Table of Contents
Why Open Source?
A Note about Selections

Tabulae Rudolphinae : quibus astronomicae… by Johannes Kepler, 1571-1630, NOAA

Why Open Source?

Almost all major works in philosophy are accessible via online sources on the Internet. Fortunately, most of the best work in philosophy is available as public domain; these readings provide convenient sources for almost anyone seeking to learn about ethics and ethical theory. Our present collection is composed almost entirely of public domain sources, edited and emended, and subject to the legal notice following the title page which references Appendix A.

By placing these reading selections under the GDFL, this product is being open-sourced, in part to minimize costs to interested students of philosophy. More important, however, is that students, themselves, can improve the product, if they wish to do so.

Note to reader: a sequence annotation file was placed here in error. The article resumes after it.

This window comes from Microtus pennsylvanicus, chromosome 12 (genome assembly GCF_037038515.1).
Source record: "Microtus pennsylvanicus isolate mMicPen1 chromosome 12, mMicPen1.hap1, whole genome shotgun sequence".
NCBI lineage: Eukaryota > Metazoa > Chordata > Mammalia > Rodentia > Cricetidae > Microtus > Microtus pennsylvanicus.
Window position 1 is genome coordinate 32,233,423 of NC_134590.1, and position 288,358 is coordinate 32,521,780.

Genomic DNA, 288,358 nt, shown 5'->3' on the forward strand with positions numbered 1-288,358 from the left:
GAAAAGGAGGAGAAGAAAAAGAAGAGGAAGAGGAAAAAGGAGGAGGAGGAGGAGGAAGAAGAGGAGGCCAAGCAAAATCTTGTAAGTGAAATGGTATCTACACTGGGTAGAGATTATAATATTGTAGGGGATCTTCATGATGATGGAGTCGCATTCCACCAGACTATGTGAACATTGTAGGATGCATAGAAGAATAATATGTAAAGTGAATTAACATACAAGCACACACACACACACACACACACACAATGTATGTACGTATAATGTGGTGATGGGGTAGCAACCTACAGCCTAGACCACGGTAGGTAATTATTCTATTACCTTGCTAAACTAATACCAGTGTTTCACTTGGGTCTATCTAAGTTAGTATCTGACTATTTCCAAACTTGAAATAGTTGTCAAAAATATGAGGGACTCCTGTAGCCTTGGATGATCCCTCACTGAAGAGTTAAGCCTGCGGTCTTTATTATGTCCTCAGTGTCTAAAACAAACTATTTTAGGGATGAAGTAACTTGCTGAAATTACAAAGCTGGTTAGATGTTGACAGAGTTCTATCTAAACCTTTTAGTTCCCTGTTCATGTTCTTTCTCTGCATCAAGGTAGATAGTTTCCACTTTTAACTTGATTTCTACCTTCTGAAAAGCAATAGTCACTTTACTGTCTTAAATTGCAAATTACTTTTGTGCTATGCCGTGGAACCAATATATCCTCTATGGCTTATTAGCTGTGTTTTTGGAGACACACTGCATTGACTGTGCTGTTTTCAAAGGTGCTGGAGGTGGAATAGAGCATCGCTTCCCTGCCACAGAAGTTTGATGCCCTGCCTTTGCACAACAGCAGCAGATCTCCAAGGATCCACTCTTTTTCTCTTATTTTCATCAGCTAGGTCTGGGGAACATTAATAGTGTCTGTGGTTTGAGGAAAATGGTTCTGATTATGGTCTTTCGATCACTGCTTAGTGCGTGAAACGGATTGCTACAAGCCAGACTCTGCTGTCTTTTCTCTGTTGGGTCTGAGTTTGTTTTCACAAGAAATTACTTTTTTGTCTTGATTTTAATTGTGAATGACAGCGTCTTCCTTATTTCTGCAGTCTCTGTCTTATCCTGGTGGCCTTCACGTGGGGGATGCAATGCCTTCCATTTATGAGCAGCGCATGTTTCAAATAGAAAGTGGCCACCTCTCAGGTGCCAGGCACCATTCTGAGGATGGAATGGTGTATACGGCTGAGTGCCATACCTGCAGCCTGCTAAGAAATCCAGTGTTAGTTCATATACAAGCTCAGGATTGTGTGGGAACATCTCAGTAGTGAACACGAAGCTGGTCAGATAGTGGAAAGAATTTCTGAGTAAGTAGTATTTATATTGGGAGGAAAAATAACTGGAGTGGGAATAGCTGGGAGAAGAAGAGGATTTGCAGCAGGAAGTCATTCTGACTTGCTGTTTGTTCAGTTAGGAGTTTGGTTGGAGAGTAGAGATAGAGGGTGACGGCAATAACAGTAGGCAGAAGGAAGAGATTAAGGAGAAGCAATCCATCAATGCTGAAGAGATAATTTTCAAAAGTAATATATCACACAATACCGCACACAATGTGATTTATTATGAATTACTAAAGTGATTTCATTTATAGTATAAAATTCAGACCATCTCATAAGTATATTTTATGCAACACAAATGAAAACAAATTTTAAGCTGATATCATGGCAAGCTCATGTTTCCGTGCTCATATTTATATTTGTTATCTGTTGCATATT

This particular edition (version 0.11) represents a first step in the development of an open-source text in ethical theory. The development model of Introduction to Ethical Studies is loosely patterned on the "release early, release often" model championed by Eric S. Raymond.[1] Various formats of this work are being made available for distribution. If the core readings and commentary prove useful, the successive revisions will be released as incrementally numbered "stable"versions beginning with version 1.0.



Eric Raymond, The Cathedral and the Bazaar. Sebastopol, CA: O'Reilly & Associates, 1999. Online at The Cathedral and the Bazaar